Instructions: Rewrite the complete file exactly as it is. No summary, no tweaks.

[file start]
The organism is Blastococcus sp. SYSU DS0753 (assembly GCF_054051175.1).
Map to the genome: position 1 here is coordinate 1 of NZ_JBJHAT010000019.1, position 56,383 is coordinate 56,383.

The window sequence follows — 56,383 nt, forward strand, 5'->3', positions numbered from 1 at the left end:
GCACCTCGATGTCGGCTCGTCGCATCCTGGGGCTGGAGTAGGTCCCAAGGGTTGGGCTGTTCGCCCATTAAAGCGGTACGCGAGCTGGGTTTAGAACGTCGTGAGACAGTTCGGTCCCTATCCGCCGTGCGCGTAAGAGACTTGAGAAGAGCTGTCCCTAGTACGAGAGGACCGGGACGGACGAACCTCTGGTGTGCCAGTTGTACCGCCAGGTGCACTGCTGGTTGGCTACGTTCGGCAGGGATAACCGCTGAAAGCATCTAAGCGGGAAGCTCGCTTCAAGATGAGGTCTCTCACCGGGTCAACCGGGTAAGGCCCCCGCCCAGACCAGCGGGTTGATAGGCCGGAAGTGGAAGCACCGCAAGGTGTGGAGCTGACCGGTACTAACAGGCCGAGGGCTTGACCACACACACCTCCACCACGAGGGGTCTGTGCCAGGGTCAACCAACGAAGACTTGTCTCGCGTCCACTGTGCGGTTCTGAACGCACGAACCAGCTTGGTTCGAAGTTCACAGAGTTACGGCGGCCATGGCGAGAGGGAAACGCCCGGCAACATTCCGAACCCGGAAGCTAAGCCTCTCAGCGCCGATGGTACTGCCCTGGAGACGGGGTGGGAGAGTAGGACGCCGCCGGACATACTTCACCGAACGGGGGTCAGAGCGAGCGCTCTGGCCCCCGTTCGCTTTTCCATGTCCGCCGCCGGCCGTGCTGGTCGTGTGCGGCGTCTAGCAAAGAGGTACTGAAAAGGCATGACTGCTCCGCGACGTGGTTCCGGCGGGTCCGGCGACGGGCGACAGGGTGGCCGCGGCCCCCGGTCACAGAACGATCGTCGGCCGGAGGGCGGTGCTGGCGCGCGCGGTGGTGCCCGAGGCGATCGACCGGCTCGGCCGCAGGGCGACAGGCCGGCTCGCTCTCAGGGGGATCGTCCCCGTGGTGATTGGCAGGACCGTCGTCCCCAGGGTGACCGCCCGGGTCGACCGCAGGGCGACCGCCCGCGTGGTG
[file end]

The organism is Blastococcus sp. SYSU DS0753 (assembly GCF_054051175.1).
Map to the genome: position 1 here is coordinate 1 of NZ_JBJHAT010000019.1, position 56,383 is coordinate 56,383.

The window sequence follows — 56,383 nt, forward strand, 5'->3', positions numbered from 1 at the left end:
GCACCTCGATGTCGGCTCGTCGCATCCTGGGGCTGGAGTAGGTCCCAAGGGTTGGGCTGTTCGCCCATTAAAGCGGTACGCGAGCTGGGTTTAGAACGTCGTGAGACAGTTCGGTCCCTATCCGCCGTGCGCGTAAGAGACTTGAGAAGAGCTGTCCCTAGTACGAGAGGACCGGGACGGACGAACCTCTGGTGTGCCAGTTGTACCGCCAGGTGCACTGCTGGTTGGCTACGTTCGGCAGGGATAACCGCTGAAAGCATCTAAGCGGGAAGCTCGCTTCAAGATGAGGTCTCTCACCGGGTCAACCGGGTAAGGCCCCCGCCCAGACCAGCGGGTTGATAGGCCGGAAGTGGAAGCACCGCAAGGTGTGGAGCTGACCGGTACTAACAGGCCGAGGGCTTGACCACACACACCTCCACCACGAGGGGTCTGTGCCAGGGTCAACCAACGAAGACTTGTCTCGCGTCCACTGTGCGGTTCTGAACGCACGAACCAGCTTGGTTCGAAGTTCACAGAGTTACGGCGGCCATGGCGAGAGGGAAACGCCCGGCAACATTCCGAACCCGGAAGCTAAGCCTCTCAGCGCCGATGGTACTGCCCTGGAGACGGGGTGGGAGAGTAGGACGCCGCCGGACATACTTCACCGAACGGGGGTCAGAGCGAGCGCTCTGGCCCCCGTTCGCTTTTCCATGTCCGCCGCCGGCCGTGCTGGTCGTGTGCGGCGTCTAGCAAAGAGGTACTGAAAAGGCATGACTGCTCCGCGACGTGGTTCCGGCGGGTCCGGCGACGGGCGACAGGGTGGCCGCGGCCCCCGGTCACAGAACGATCGTCGGCCGGAGGGCGGTGCTGGCGCGCGCGGTGGTGCCCGAGGCGATCGACCGGCTCGGCCGCAGGGCGACAGGCCGGCTCGCTCTCAGGGGGATCGTCCCCGTGGTGATTGGCAGGACCGTCGTCCCCAGGGTGACCGCCCGGGTCGACCGCAGGGCGACCGCCCGCGTGGTG